Todd Hogue, the Forensic Psychologist, said at the recent 2015 Dog Bite Prevention Conference that the heart rate in human babies of one-year-old can indicate potential offenders later in life.
My Paws for Thought, based on no evidence that I can find whatsoever, is just that – a ‘thought’. What if we were to select the puppy from the litter who at eight weeks old had the highest resting heart rate. Would that be a good way to choose the most stable puppy with the best future outlook behaviour-wise?
I couldn’t find that particular research about children of one-year-old online, but there is plenty connecting the high resting heart rate of children of three years and up to future anti-social and aggressive behaviour.
The New Yorker has an article ‘Calm Hearts, Bad Behaviour‘. Adam Raine suggests fearlessness is the key – “the individual remains undaunted by the threats that would keep most of us in check. When you get scared, your heart rate goes up, because your body activates to deal with the imminent hazard. By definition, people with less fear tend not to get activated in situations that others find threatening.”
Now here’s another thought. It seems that humans with high resting heart rates have a shorter lifespan.
“If you have two healthy people,” says Dr. Magnus Thorsten Jensen, a researcher at Copenhagen University Hospital Gentofte, “exactly the same in physical fitness, age, blood pressure and so on, the person with the highest resting heart rate is more likely to have a shorter life span.”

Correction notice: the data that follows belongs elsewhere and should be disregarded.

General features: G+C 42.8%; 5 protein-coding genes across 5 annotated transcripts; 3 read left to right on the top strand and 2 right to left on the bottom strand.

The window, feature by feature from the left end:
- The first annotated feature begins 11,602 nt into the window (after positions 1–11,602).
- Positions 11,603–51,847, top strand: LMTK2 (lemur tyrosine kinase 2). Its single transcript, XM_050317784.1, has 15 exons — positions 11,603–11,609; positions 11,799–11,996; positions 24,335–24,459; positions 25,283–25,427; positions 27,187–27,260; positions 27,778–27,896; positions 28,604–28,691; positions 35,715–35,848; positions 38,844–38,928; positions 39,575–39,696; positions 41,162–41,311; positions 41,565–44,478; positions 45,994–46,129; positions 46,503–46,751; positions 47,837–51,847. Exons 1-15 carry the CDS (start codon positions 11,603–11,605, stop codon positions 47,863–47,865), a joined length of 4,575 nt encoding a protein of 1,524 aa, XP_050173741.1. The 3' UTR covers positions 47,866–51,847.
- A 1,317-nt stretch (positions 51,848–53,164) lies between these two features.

Does this mean that, if they don’t die early due to their own reckless or antisocial behaviour, people who don’t fit in with society so well are likely to live longer than good citizens?
What if we translate this over into the dog world also? Do stable ‘easy’ dogs have a shorter expected lifespan than ‘difficult’ dogs?
The ‘selecting a puppy by resting heart rate’ may present another dilemma. Do we choose the one likely to live the longest, or the one who is likely to be easiest?
The canine aspect of this, I must stress, is purely conjecture and nothing else. It is totally unscientific and backed up by no research at all that I can find.
I go to clients who say their dogs have been difficult from the moment they picked them up as puppies. Here is my story of a dog I visited a while ago whose resting heart rate as a puppy could have been interesting to measure.
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